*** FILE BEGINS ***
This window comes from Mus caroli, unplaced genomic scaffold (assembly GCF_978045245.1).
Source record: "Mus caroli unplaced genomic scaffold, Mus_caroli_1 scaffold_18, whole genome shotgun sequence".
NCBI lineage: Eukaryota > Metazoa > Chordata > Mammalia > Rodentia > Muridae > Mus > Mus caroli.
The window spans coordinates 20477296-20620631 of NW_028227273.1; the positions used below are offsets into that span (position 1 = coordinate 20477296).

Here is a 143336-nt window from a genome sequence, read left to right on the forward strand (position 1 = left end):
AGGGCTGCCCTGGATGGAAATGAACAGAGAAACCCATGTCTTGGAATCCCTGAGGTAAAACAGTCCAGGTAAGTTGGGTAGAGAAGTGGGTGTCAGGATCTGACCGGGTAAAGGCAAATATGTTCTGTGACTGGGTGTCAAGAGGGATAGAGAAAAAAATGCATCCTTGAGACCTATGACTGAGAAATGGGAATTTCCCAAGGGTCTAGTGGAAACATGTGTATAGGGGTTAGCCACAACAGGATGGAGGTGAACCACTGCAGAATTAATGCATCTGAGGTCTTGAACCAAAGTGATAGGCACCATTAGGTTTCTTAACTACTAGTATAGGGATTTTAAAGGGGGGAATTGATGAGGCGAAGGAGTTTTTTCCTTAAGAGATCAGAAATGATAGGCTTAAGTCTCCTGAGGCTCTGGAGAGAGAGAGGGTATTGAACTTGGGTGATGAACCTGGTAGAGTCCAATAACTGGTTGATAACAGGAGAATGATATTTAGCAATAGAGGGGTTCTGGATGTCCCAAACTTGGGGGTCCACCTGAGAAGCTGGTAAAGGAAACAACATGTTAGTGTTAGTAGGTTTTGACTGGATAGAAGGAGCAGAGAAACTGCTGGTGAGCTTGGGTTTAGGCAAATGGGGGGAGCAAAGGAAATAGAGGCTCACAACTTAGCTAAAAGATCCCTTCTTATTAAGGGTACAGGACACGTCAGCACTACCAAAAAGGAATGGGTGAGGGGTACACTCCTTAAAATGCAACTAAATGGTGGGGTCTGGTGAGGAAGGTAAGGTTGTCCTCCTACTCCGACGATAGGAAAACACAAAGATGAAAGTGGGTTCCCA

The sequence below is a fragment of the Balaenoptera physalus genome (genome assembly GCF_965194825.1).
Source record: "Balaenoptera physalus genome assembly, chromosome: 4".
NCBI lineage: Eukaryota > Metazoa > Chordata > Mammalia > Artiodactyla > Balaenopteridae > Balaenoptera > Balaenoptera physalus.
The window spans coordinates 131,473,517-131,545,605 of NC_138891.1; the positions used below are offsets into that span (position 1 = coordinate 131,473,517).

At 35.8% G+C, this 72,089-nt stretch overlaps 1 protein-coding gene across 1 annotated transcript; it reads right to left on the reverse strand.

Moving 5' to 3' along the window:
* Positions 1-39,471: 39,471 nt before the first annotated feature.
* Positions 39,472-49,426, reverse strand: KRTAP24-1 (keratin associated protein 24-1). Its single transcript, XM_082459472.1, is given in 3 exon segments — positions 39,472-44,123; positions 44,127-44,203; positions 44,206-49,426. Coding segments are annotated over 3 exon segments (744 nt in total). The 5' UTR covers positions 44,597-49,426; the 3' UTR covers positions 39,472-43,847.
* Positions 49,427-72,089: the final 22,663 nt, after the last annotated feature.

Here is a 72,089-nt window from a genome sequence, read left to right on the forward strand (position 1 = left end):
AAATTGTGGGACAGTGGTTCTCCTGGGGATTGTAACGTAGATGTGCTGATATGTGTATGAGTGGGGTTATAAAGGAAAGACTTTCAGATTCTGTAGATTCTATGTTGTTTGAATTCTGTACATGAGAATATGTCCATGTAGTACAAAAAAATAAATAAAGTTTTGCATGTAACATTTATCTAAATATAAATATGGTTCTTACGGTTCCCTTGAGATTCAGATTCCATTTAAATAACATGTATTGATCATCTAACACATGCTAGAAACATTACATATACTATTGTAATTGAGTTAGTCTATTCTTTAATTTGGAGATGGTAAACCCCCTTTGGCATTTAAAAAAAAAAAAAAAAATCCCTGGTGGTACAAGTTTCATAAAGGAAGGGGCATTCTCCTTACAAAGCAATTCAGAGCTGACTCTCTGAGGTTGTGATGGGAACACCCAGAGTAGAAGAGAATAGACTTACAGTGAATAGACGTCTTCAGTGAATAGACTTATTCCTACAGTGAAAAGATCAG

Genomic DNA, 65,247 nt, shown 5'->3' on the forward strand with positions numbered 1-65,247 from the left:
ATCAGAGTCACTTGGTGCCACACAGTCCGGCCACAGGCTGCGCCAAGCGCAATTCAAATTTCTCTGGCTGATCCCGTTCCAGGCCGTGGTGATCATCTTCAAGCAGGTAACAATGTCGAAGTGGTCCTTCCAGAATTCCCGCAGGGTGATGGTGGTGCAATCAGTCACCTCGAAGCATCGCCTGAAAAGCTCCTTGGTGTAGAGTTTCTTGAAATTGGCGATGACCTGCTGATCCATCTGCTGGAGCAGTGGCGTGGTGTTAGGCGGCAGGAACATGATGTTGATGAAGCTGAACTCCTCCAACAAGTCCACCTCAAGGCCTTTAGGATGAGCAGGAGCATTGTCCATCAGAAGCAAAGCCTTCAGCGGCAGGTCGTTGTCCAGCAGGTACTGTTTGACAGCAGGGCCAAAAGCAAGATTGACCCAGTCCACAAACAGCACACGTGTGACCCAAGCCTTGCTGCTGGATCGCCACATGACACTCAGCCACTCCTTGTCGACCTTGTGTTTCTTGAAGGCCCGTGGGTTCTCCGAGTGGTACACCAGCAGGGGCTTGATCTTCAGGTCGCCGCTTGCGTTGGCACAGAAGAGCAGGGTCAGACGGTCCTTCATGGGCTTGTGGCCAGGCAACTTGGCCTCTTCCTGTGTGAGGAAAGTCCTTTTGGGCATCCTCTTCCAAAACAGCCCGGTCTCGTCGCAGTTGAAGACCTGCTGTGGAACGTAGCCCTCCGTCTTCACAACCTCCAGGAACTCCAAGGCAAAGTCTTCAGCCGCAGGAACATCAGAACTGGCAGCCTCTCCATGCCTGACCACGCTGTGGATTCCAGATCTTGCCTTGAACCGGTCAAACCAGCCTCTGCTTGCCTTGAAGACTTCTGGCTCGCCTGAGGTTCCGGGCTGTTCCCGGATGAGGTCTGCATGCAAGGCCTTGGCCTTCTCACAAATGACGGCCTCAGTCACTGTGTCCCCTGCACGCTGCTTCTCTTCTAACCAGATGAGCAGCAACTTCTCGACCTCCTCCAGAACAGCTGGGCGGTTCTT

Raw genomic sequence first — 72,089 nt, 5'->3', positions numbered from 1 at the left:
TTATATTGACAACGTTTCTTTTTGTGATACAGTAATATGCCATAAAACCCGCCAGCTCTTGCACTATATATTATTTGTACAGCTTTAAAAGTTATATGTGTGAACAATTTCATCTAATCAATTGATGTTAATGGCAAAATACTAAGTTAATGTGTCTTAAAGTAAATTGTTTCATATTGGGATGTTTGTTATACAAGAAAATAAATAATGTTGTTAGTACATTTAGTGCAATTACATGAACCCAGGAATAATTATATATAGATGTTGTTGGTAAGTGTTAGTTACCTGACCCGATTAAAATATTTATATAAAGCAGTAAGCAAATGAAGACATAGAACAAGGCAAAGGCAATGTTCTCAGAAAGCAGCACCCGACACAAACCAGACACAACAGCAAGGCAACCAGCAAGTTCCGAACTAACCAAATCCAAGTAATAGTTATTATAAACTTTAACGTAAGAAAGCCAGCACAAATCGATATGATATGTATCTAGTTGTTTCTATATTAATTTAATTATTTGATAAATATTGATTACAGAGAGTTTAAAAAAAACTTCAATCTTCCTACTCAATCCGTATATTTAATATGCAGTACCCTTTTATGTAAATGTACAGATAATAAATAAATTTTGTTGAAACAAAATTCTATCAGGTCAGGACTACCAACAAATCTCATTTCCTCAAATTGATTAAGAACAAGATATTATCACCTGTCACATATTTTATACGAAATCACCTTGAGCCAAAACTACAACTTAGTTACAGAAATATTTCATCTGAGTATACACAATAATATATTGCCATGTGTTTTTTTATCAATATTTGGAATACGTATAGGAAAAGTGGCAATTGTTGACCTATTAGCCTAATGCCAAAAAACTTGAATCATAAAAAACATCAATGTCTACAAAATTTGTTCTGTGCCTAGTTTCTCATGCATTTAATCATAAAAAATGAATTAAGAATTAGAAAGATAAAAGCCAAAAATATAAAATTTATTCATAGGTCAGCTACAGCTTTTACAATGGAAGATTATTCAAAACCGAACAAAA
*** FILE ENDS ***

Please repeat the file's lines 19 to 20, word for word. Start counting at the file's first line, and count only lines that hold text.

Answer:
ATCAGAGTCACTTGGTGCCACACAGTCCGGCCACAGGCTGCGCCAAGCGCAATTCAAATTTCTCTGGCTGATCCCGTTCCAGGCCGTGGTGATCATCTTCAAGCAGGTAACAATGTCGAAGTGGTCCTTCCAGAATTCCCGCAGGGTGATGGTGGTGCAATCAGTCACCTCGAAGCATCGCCTGAAAAGCTCCTTGGTGTAGAGTTTCTTGAAATTGGCGATGACCTGCTGATCCATCTGCTGGAGCAGTGGCGTGGTGTTAGGCGGCAGGAACATGATGTTGATGAAGCTGAACTCCTCCAACAAGTCCACCTCAAGGCCTTTAGGATGAGCAGGAGCATTGTCCATCAGAAGCAAAGCCTTCAGCGGCAGGTCGTTGTCCAGCAGGTACTGTTTGACAGCAGGGCCAAAAGCAAGATTGACCCAGTCCACAAACAGCACACGTGTGACCCAAGCCTTGCTGCTGGATCGCCACATGACACTCAGCCACTCCTTGTCGACCTTGTGTTTCTTGAAGGCCCGTGGGTTCTCCGAGTGGTACACCAGCAGGGGCTTGATCTTCAGGTCGCCGCTTGCGTTGGCACAGAAGAGCAGGGTCAGACGGTCCTTCATGGGCTTGTGGCCAGGCAACTTGGCCTCTTCCTGTGTGAGGAAAGTCCTTTTGGGCATCCTCTTCCAAAACAGCCCGGTCTCGTCGCAGTTGAAGACCTGCTGTGGAACGTAGCCCTCCGTCTTCACAACCTCCAGGAACTCCAAGGCAAAGTCTTCAGCCGCAGGAACATCAGAACTGGCAGCCTCTCCATGCCTGACCACGCTGTGGATTCCAGATCTTGCCTTGAACCGGTCAAACCAGCCTCTGCTTGCCTTGAAGACTTCTGGCTCGCCTGAGGTTCCGGGCTGTTCCCGGATGAGGTCTGCATGCAAGGCCTTGGCCTTCTCACAAATGACGGCCTCAGTCACTGTGTCCCCTGCACGCTGCTTCTCTTCTAACCAGATGAGCAGCAACTTCTCGACCTCCTCCAGAACAGCTGGGCGGTTCTT

Raw genomic sequence first — 72,089 nt, 5'->3', positions numbered from 1 at the left: